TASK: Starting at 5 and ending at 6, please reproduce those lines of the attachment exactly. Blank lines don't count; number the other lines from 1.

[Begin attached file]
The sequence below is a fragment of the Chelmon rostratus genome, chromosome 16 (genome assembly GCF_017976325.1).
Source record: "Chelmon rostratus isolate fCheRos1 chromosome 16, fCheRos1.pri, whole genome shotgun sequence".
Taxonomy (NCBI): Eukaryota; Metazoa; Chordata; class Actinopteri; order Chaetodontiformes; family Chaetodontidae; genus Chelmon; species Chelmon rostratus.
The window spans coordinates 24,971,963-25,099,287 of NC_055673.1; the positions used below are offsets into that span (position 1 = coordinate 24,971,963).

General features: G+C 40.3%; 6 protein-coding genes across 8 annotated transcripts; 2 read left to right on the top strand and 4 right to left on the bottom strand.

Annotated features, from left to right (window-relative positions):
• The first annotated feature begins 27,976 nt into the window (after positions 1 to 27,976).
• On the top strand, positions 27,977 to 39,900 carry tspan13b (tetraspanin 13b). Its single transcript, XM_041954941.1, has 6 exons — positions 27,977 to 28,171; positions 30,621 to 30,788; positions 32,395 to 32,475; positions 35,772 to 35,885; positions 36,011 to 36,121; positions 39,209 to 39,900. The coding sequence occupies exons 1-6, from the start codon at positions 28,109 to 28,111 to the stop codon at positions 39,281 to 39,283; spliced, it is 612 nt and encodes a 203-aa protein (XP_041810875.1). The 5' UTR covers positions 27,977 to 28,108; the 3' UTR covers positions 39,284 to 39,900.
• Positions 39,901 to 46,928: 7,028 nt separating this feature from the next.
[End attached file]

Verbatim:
General features: G+C 40.3%; 6 protein-coding genes across 8 annotated transcripts; 2 read left to right on the top strand and 4 right to left on the bottom strand.

Annotated features, from left to right (window-relative positions):